Let me start by saying I had high expectations for this book! “All the Bright Places” is one of my all time favourite books, and when I saw Jennifer Niven being interviewed about this book earlier in the year, I was instantly intrigued; one of the main characters suffers a unique problem; he can’t always recognise faces; and Libby sounded like an intriguing character. When I started this book, I was definitely feeling like it was so unique! Jennifer Niven writes characters so intricately, you can’t help but be pulled in! I was excited to read more….

But, as I did read on, I just found the book didn’t really go anywhere? I mean sure, Libby did some great things, I’m glad how much she evolved as a character; same with Jack – but oh my goodness there were times when both characters started to get on my nerves; some of the things that they did made no sense! Like, what was with Libby’s sexual urges,the fact that she thought she could have sex to lose all the weight? Just cause she saw it on tv? Didn’t do it for me; and Jack was great, honestly, but ugh I got so annoyed when he suddenly decided something about 3/4 in the book, it’s like ‘what the heck?’ I then felt like Jack was the biggest walking contradiction. Honestly. And then the last 1/4 of the book didn’t do much for me at all, I feel like it was just even more repetitive. I really hope Jennifer Niven writes something similar to ‘All The Bright Places’ next! That book just tugged at my heartstrings in all the best ways, and honestly it’s still with me today!

I’ll leave it there, until next time happy reading!

Brooklyn 🙂

Book Review: Made You Up by Francesca Zappia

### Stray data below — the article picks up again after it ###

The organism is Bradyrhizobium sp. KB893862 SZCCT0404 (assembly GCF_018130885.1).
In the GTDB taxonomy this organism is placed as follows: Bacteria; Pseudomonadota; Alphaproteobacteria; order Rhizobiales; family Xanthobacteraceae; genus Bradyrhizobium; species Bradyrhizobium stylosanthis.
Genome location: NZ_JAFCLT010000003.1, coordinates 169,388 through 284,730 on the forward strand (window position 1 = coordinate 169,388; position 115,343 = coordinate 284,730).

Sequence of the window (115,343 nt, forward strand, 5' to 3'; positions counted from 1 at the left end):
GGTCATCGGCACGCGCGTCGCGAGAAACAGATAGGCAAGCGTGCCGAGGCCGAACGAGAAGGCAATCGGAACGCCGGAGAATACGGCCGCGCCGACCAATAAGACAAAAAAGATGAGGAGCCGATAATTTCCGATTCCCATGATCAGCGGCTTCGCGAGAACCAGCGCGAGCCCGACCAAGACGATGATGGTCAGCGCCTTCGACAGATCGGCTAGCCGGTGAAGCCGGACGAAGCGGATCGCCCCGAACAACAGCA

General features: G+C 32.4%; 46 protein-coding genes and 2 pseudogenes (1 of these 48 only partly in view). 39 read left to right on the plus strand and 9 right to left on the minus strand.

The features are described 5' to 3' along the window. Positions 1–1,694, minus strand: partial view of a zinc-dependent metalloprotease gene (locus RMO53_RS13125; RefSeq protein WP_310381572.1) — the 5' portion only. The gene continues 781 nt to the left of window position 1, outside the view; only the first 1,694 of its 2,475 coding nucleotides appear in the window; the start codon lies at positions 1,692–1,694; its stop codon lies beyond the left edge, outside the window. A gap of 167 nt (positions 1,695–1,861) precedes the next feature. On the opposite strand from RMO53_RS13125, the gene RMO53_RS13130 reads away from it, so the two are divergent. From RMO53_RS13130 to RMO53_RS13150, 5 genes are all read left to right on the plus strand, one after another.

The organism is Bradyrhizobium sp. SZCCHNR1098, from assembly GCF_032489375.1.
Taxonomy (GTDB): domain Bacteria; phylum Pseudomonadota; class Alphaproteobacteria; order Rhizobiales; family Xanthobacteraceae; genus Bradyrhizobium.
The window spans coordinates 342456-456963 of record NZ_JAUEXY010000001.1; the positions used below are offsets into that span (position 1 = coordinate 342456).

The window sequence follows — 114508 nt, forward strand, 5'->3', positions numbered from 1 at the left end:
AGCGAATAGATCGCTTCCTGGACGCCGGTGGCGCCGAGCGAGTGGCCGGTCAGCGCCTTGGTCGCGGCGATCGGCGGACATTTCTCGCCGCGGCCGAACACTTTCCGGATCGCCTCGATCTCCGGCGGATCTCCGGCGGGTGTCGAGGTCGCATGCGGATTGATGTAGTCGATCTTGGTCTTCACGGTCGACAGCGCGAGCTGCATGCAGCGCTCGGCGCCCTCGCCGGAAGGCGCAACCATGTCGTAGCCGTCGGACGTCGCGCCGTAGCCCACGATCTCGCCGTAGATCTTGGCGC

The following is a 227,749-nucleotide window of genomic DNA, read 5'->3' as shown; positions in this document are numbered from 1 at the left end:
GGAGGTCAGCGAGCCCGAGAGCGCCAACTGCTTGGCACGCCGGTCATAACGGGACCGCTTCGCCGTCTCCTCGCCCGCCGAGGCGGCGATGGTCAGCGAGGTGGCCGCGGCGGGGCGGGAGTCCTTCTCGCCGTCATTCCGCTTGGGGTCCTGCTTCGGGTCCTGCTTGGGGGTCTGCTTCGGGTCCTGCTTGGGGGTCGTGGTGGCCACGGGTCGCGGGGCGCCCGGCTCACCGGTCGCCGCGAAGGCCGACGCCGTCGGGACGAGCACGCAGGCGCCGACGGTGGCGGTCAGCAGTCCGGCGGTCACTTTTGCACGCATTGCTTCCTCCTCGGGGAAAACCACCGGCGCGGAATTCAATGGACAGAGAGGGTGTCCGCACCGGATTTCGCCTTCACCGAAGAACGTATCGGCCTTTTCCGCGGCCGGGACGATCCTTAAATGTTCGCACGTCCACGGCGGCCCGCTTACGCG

Published in 2015

Pages: 428

Rating: 4 out of 5 stars

Sypnosis from Goodreads:

Reality, it turns out, is often not what you perceive it to be—sometimes, there really is someone out to get you. Made You Up tells the story of Alex, a high school senior unable to tell the difference between real life and delusion. This is a compelling and provoking literary debut that will appeal to fans of Wes Anderson, Silver Linings Playbook and Liar.

Alex fights a daily battle to figure out the difference between reality and delusion. Armed with a take-no-prisoners attitude, her camera, a Magic 8-Ball, and her only ally (her little sister), Alex wages a war against her schizophrenia, determined to stay sane long enough to get into college. She’s pretty optimistic about her chances until classes begin, and she runs into Miles. Didn’t she imagine him? Before she knows it, Alex is making friends, going to parties, falling in love, and experiencing all the usual rites of passage for teenagers. But Alex is used to being crazy. She’s not prepared for normal. 

Funny, provoking, and ultimately moving, this debut novel featuring the quintessential unreliable narrator will have readers turning the pages and trying to figure out what is real and what is made up. 

My Review:


I’m honestly not even sure where to begin here, this was such a beautiful and unique read. I’ve rarely read books with such strong mental illness theme, and in this book, it’s the main character, Alex, who suffers from schizophrenia and paranoia. 

Now, as far as paranoia and mental illness goes, I’ve seen both closely; and I felt like I could relate to Alex, to a small degree. This book was honestly so well written and it was paced so quickly, I could hardly put it down. The reader is literally thrust into the world of Alex’s, where, without being too spoilery, we don’t know what’s real and what’s not; and honestly, I’ve read nothing like this before, and daresay I never will again, but hey, never say never. The emotions through this book were unreal, I felt like I was feeling as Alex was, and whilst I was expecting some things to not be real; when I found out what wasn’t; I couldn’t believe it! Honestly, it was such a shock, I’m still reeling even as I type.